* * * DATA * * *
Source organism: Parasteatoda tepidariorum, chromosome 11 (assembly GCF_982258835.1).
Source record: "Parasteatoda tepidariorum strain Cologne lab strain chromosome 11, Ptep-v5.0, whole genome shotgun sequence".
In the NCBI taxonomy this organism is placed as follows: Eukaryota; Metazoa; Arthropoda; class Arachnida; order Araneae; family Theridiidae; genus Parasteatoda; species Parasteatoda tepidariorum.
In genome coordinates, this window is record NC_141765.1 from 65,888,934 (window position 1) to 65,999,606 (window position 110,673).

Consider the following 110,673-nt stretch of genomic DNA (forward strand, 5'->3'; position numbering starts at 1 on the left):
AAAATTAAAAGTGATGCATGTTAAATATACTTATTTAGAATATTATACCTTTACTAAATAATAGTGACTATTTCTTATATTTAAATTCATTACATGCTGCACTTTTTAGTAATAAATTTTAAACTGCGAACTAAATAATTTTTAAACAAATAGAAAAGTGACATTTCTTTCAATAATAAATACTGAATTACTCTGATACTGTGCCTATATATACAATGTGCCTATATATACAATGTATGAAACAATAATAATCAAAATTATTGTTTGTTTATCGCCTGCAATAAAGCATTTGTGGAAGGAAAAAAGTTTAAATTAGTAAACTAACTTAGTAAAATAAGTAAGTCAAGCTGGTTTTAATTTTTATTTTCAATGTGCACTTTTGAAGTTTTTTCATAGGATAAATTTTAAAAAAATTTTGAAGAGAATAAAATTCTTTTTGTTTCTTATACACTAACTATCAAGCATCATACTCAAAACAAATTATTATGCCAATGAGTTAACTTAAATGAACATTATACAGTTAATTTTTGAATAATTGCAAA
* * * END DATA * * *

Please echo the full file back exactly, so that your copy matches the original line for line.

Source organism: Parasteatoda tepidariorum, chromosome 11 (assembly GCF_982258835.1).
Source record: "Parasteatoda tepidariorum strain Cologne lab strain chromosome 11, Ptep-v5.0, whole genome shotgun sequence".
In the NCBI taxonomy this organism is placed as follows: Eukaryota; Metazoa; Arthropoda; class Arachnida; order Araneae; family Theridiidae; genus Parasteatoda; species Parasteatoda tepidariorum.
In genome coordinates, this window is record NC_141765.1 from 65,888,934 (window position 1) to 65,999,606 (window position 110,673).

Consider the following 110,673-nt stretch of genomic DNA (forward strand, 5'->3'; position numbering starts at 1 on the left):
AAAATTAAAAGTGATGCATGTTAAATATACTTATTTAGAATATTATACCTTTACTAAATAATAGTGACTATTTCTTATATTTAAATTCATTACATGCTGCACTTTTTAGTAATAAATTTTAAACTGCGAACTAAATAATTTTTAAACAAATAGAAAAGTGACATTTCTTTCAATAATAAATACTGAATTACTCTGATACTGTGCCTATATATACAATGTGCCTATATATACAATGTATGAAACAATAATAATCAAAATTATTGTTTGTTTATCGCCTGCAATAAAGCATTTGTGGAAGGAAAAAAGTTTAAATTAGTAAACTAACTTAGTAAAATAAGTAAGTCAAGCTGGTTTTAATTTTTATTTTCAATGTGCACTTTTGAAGTTTTTTCATAGGATAAATTTTAAAAAAATTTTGAAGAGAATAAAATTCTTTTTGTTTCTTATACACTAACTATCAAGCATCATACTCAAAACAAATTATTATGCCAATGAGTTAACTTAAATGAACATTATACAGTTAATTTTTGAATAATTGCAAA